3

I have a line delimited GeoJSON file with around 600k features.

Standard processing of it takes ~53 seconds:

ogr2ogr -f "Esri Shapefile" ./out ./in.geojson

Another approach I tried out was using gnu parallel:

concurrent_ogr() {
   ogr2ogr -f "Esri Shapefile" -sql "SELECT * FROM in_layer LIMIT 100000 OFFSET $1" ./out_$1 ./in.geojson
}

cat offsets.txt | parallel concurrent_ogr {}

where offsets.txt looks like

0
100000
200000
300000
400000
500000

This takes the same amount of time as the standard one (actually a little more).

I have 16 threads. The former query uses 1 at ~100%, while the latter uses 6 at ~100%.

Is it expected that the concurrent one would take as long as the non-concurrent one? Is there a way that the concurrent query could be made more performant?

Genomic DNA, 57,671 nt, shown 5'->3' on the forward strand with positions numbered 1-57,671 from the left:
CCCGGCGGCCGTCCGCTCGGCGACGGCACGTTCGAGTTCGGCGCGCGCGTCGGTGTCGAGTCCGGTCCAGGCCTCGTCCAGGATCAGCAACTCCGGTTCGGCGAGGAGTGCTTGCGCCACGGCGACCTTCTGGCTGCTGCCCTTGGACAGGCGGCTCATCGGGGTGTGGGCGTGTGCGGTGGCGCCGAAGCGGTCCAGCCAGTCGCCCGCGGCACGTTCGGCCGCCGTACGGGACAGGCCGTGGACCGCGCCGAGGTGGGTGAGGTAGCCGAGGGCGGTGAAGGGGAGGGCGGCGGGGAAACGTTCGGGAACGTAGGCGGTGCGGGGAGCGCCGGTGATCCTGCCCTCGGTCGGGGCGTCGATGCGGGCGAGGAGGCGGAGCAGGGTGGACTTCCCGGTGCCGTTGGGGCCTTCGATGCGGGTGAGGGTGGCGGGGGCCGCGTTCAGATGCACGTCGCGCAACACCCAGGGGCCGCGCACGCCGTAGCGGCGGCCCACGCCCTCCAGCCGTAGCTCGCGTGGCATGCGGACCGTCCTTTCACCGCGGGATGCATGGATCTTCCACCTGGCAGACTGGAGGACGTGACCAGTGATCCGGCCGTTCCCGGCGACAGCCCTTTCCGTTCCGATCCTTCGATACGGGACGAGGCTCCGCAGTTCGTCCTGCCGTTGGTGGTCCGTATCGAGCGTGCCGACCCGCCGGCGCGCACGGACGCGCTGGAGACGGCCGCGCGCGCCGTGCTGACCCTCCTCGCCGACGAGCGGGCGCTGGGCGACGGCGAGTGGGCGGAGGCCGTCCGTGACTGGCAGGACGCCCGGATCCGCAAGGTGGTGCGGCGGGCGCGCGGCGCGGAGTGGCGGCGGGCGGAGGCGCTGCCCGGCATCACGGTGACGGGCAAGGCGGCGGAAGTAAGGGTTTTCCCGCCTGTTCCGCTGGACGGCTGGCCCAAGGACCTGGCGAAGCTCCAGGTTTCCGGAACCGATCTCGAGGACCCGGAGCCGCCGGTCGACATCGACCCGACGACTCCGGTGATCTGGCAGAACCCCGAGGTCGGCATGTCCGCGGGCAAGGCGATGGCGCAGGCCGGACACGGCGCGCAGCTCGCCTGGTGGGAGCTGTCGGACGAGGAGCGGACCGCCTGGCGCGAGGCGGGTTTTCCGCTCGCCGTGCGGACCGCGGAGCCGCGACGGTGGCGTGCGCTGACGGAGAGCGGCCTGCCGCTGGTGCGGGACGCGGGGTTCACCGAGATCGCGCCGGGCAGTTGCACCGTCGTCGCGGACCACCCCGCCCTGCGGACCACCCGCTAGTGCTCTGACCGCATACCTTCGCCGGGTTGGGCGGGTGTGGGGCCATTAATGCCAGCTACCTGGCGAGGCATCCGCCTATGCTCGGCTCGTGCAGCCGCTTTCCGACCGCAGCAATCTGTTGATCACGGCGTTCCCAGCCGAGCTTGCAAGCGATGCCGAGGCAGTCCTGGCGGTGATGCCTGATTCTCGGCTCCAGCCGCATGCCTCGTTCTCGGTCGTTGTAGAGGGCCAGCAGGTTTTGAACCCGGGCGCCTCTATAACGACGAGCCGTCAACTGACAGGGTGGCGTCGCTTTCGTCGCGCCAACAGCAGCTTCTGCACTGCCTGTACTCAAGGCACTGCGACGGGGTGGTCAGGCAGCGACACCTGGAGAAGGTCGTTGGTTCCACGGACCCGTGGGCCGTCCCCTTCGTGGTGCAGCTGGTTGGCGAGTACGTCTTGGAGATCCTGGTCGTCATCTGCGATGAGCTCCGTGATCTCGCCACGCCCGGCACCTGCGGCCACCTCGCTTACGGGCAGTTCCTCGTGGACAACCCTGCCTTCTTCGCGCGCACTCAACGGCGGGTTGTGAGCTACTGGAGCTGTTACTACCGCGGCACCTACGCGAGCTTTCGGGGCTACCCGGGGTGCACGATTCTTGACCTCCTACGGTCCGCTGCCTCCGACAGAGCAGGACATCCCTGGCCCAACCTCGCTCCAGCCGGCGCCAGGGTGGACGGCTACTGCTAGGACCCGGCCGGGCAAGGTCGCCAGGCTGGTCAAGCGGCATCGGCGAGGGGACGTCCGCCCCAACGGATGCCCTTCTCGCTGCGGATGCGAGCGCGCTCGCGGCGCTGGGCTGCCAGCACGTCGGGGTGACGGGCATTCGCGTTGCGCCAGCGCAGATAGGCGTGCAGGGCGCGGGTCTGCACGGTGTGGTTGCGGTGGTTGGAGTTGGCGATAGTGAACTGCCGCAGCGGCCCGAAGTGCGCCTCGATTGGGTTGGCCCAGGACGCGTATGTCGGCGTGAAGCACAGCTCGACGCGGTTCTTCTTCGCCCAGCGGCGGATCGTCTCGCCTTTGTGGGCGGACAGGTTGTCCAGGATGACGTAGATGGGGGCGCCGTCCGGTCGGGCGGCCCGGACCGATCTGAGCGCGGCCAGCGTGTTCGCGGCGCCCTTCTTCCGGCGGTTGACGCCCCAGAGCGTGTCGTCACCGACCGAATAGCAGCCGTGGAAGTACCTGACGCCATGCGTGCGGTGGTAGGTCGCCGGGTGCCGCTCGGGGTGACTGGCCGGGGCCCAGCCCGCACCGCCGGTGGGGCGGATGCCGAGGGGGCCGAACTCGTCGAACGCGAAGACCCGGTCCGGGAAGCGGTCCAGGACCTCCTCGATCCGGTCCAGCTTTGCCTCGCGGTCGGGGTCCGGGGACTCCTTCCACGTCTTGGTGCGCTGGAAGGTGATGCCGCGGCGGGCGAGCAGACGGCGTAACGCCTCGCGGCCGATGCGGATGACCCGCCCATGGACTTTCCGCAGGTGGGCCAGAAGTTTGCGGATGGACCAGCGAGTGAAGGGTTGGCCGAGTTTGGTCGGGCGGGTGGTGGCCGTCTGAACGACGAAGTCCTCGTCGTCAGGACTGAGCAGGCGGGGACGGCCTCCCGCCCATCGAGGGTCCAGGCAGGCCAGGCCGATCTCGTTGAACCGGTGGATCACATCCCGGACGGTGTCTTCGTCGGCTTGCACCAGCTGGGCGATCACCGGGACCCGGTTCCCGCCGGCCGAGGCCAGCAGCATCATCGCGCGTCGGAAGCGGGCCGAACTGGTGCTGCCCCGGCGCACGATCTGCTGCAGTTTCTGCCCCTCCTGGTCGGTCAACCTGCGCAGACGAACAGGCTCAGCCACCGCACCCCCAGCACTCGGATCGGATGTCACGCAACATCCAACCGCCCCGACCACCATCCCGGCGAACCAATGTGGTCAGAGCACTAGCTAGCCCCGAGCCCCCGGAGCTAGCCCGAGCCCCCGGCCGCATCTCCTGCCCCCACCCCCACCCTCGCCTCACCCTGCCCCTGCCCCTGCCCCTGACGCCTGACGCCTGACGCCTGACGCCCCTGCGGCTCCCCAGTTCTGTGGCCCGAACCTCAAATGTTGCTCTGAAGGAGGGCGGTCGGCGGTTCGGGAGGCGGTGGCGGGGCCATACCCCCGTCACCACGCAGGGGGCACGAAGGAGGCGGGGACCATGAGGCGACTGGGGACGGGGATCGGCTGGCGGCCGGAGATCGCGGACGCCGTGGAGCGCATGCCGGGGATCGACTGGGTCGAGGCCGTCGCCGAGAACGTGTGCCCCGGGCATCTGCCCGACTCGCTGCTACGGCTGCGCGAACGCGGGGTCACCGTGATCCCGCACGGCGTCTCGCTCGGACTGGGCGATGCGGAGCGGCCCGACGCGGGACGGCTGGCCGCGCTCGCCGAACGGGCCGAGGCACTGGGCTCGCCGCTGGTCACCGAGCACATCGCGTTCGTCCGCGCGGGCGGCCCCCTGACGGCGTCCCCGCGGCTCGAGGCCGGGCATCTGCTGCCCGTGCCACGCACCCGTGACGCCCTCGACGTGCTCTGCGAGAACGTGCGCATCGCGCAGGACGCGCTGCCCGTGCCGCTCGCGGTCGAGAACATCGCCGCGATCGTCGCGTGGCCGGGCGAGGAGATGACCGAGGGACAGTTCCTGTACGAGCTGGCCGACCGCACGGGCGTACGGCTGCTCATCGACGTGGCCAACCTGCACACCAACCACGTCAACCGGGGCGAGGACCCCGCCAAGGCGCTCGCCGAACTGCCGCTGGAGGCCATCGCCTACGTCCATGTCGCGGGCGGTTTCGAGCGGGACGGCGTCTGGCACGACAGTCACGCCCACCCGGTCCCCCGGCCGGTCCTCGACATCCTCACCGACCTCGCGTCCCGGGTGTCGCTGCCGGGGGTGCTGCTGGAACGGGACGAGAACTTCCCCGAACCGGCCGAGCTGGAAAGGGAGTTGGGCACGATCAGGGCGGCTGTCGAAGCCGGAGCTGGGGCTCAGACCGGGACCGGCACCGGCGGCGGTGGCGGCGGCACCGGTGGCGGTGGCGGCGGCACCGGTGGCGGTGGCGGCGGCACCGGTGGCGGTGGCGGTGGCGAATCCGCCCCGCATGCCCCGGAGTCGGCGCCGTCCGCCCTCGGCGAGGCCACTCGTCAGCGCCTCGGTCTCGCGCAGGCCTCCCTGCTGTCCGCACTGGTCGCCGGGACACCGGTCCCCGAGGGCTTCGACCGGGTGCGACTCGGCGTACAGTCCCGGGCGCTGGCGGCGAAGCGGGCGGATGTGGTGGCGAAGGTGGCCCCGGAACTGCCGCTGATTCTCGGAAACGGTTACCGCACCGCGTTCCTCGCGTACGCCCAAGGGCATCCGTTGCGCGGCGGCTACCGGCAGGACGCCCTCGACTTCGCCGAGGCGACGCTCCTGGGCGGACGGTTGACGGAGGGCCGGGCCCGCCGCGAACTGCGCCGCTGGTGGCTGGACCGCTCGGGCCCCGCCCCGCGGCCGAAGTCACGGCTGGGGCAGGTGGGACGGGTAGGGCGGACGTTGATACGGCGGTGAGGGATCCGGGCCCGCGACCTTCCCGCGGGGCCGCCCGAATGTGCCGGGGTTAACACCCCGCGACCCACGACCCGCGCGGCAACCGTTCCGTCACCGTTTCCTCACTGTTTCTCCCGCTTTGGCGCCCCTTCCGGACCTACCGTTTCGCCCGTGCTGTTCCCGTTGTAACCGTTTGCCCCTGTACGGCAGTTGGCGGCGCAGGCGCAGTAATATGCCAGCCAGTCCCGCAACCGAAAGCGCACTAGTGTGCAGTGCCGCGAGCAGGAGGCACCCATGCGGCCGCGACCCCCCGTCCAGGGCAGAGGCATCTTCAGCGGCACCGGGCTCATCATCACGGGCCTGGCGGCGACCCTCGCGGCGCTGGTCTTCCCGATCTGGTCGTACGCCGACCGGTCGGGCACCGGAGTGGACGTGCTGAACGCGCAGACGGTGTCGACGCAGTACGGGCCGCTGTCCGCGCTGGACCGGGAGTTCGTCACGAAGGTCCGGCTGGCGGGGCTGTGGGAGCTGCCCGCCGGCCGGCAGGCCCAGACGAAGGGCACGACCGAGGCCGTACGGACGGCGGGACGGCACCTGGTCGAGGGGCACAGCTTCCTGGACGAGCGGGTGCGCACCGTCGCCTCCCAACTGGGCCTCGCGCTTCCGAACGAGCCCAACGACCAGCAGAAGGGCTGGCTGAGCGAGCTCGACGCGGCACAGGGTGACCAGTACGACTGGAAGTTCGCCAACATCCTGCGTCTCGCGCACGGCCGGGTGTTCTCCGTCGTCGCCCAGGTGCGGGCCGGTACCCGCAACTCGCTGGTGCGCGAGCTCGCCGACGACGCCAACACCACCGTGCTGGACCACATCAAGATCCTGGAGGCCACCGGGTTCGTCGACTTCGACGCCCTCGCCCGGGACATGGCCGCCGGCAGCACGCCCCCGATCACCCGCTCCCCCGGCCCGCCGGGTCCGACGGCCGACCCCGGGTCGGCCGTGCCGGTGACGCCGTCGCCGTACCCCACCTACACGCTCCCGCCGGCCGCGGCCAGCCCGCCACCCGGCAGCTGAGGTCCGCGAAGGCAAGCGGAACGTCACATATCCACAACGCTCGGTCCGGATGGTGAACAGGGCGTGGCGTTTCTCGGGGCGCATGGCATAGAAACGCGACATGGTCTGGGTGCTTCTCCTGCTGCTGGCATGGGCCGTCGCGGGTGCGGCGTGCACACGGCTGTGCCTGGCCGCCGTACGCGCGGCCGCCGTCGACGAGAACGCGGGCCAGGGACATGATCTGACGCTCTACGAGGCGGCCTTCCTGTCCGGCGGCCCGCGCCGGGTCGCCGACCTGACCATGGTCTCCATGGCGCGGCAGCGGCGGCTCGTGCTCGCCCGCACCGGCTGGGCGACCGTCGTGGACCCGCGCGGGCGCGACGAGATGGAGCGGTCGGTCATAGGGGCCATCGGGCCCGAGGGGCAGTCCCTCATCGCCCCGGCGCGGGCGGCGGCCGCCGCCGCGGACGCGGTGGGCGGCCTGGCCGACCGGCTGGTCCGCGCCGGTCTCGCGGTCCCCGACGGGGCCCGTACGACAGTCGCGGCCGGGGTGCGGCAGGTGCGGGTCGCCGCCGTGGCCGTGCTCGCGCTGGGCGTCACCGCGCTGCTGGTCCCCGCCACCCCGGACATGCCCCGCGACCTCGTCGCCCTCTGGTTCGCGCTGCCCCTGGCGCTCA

1 Answer 1

5

You can't skip ahead in a GeoJSON file so each thread has to read up to the point you've asked it to start processing, discarding the features as it goes. This is one of the things that makes GeoJSON a bad interchange format.

5
  • I would clarify "bad interchange format if random access to data is desired". That makes GeoJSON also bad format for services which benefit from index based access to small subsets of data - WMS, WFS, OGC API Features etc.
    – user30184
    Mar 19, 2022 at 10:05
  • Or in fact almost any real world use, especially if you want projected data
    – Ian Turton
    Mar 19, 2022 at 13:34
  • Thanks! Are you familiar with any resources that describe formats that are good for random access?
    – Avocado
    Mar 19, 2022 at 17:44
  • Geopackage is good
    – Ian Turton
    Mar 19, 2022 at 18:42
  • Notice also that OFFSET...LIMIT is inefficient ivopereira.net/efficient-pagination-dont-use-offset-limit.
    – user30184
    Mar 20, 2022 at 14:26

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